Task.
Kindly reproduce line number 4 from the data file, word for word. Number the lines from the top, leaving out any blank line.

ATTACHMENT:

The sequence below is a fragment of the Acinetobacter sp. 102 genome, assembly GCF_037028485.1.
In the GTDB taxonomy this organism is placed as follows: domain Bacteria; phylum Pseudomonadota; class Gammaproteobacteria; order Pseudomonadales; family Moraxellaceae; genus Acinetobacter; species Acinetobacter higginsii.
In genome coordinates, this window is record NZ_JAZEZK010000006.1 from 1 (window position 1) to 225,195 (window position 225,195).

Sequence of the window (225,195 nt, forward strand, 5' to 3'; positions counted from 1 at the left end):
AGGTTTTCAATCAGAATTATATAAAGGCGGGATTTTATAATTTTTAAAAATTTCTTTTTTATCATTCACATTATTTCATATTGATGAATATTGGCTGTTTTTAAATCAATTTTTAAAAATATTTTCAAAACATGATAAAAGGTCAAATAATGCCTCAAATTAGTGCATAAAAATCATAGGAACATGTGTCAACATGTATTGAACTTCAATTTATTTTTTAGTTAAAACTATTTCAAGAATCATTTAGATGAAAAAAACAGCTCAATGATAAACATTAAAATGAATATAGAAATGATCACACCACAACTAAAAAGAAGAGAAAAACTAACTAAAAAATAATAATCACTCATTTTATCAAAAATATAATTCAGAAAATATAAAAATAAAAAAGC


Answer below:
Sequence of the window (225,195 nt, forward strand, 5' to 3'; positions counted from 1 at the left end):